long fiber reinforced thermoplastics pp
An understanding of long fiber reinforced thermoplastic (LFT) behavior while undergoing high energy, high strain rate impact is essential in promoting its use in automotive and other markets. In this work, damage tolerance of polypropylene (PP)/E-glass LFTs subjected to transverse blunt object impact (BOI) was investigated, treated from an experimental standpoint, in order to characterize energy dissipation and damage modes. LFT subjected to BOI exhibited high impact energy dissipation, which increased linearly with increasing areal density. The average impact energy dissipation at the critical velocity (ballistic limit) was 167 J and 121 J for a 4.61 g cm−2 specimen impacted by flat and conically shaped projectiles, respectively. The fiber orientation also played a large role in energy dissipation; failure appeared to occur along planes of preferential fiber orientation. The critical energy for specimen perforation did not vary with the mass of the impactor, i.e. strain rate, in the range investigated. This overall work advances the state-of-the-art in LFTs with an automotive focus.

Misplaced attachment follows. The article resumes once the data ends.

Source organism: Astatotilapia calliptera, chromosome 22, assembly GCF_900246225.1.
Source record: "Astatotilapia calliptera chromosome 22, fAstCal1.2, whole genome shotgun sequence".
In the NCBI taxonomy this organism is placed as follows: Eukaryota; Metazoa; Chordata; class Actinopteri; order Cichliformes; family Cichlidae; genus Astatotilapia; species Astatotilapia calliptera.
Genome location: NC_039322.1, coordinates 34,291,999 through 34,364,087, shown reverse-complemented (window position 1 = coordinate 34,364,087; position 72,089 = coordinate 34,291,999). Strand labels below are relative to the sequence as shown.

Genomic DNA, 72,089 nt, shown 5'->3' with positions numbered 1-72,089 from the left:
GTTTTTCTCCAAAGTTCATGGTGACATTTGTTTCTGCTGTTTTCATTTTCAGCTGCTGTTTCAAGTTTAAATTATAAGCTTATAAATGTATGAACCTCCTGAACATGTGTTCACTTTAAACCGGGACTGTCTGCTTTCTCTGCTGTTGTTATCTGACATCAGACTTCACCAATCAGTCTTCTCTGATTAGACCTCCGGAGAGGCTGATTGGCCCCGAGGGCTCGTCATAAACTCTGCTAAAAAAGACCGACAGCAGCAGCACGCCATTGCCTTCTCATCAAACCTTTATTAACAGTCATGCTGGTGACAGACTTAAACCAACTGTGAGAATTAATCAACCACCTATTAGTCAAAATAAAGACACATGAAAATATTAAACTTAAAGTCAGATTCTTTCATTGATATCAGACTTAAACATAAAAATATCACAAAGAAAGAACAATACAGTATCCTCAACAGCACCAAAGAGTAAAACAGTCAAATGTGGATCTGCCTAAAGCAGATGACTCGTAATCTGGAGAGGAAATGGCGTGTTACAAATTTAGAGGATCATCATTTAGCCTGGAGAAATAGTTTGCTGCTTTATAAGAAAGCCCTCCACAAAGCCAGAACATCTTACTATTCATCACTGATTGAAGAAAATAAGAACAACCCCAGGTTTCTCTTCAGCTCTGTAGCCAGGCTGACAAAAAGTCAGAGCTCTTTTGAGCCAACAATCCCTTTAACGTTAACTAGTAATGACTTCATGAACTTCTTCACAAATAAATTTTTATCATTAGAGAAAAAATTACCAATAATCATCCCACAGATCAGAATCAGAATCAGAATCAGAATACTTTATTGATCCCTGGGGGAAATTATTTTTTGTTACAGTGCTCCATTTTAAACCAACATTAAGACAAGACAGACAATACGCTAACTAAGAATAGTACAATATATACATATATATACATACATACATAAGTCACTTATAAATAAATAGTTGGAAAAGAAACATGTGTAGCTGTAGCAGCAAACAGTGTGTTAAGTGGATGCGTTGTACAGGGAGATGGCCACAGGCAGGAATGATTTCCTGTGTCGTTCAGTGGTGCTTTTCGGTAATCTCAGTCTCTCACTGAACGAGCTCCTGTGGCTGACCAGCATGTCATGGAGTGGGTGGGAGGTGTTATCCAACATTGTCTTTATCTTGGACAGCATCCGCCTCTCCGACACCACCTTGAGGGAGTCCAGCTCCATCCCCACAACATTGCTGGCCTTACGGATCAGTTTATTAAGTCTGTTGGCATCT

Long Fiber's Uniqueness
The properties of long glass fiber reinforced parts are highly dependent on the fiber orientation generated during processing.
-Better creep resistance (cold flow)
-Consistency in holding tolerances
-Low coefficient of thermal expansion
-Uniform & predictable shrink, less anisotropic than fiber fillers
-Less prone to warp from differential cooling
-Minimize sink in heavy wall sections
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